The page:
An artist’s illustration of a light-sail powered by a radio beam (red) generated on the surface of a planet. The leakage from such beams as they sweep across the sky would appear as Fast Radio Bursts (FRBs), similar to the new population of sources that was discovered recently at cosmological distances. M. Weiss/CfA
Scientists from the Harvard-Smithsonian Center for Astrophysics say that fast radio bursts, aka FRBs, might be leakage from planet-sized Alien transmitters powering interstellar probes in distant galaxies.
A new study has found that fast radio bursts—some of the most mysterious signals intercepted by astronomers—could in fact be the result of Alien space probes TWICE the size of Earth.
A new study claims that the enigmatic signals coming from distant galaxies in the universe could be EVIDENCE of advanced deep-space probes billions of light years fro Earth, built by advanced alien civilizations.
“Fast radio bursts are exceedingly bright given their short duration and origin at great distances, and we haven’t identified a possible natural source with any confidence,” said theorist Avi Loeb of the Harvard-Smithsonian Center for Astrophysics. “An artificial origin is worth contemplating and checking.”
In a new study, experts determined that ‘leakage’ from the transmitters could result in extremely brief flashes which scientists on Earth eventually picked up, as alien probes, their host planet, their Sun and the galaxy move relative to our planet.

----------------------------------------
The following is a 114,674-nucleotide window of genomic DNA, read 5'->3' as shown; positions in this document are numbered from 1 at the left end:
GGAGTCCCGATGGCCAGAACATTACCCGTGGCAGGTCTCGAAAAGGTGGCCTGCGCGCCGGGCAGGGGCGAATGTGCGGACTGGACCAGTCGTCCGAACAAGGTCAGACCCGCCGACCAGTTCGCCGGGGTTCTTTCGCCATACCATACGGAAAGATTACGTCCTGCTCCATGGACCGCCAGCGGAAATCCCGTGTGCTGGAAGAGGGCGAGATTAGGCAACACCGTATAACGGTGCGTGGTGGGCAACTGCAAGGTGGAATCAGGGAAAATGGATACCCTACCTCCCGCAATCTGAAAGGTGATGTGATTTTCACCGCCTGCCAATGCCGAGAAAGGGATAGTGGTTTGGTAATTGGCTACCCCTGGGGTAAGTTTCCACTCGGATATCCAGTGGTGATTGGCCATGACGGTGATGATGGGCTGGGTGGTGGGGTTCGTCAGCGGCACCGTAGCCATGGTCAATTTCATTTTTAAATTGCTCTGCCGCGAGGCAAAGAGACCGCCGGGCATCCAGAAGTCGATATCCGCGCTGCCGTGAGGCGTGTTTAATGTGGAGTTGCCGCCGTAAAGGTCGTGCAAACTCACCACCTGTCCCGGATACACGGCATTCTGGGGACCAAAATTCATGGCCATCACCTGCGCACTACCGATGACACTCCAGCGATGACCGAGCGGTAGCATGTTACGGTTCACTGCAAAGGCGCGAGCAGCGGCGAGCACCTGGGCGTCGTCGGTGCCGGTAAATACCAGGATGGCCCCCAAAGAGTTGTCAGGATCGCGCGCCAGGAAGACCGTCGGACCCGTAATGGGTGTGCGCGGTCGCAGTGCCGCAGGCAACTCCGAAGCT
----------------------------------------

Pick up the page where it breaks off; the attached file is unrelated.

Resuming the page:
Hard to prove but the possibility is there
Even though this new study is based on speculation—as much of the data about the universe in general—experts from the Harvard-Smithsonian Center for Astrophysics say this explanation is within the realm of possibility and is solely based on the laws of physics.
While such technology is far beyond what mankind can build, advanced alien civilizations elsewhere in the universe may have developed such advanced technology already.
The enigmatic Fast radio bursts, aka FRBs, were first intercepted by radio telescopes in 2007, and are believed to originate from distant galaxies in the universe.
Scientists have still not pinpointed their exact origin, which makes it extremely hard to determine what causes them, but one option is aliens.
The new study published in the Astrophysical Journal Letters examines the feasibility of building a radio transmitter powerful enough to be observed from Earth.
In fact, scientists have concluded that solar-powered transmitters, based on sunlight cast an area TWICE the size of our planet could create enough energy to be observed by others located far away.
Furthermore, experts indicate that a cooling system based on water could allow such a massive device to withstand extreme temperatures.
But why build such an instrument in the first place wondered experts? They argue that the most plausible use of such power is driving interstellar light sails. The amount of power involved would be sufficient to push a payload of a million tons, or about 20 times the largest cruise ships on Earth.
“That’s big enough to carry living passengers across interstellar or even intergalactic distances,” added Lingam in an article published on the website of the Harvard-Smithsonian Center for Astrophysics.
Scientists explained that the ‘alien sail’ would rely on a steady beam for the transmitter. Even though this would always be pointed towards the sail, here from Earth scientists would only observe it as an extremely brief ‘flash’, precisely what we are seeing when we intercept FRBs. This would cause the beam to sweep across the sky, only pointing at Earth for a moment.
When asked whether he really believes that any fast radio bursts are due to aliens, he replied, “Science isn’t a matter of belief, it’s a matter of evidence. Deciding what’s likely ahead of time limits the possibilities. It’s worth putting ideas out there and letting the data be the judge.”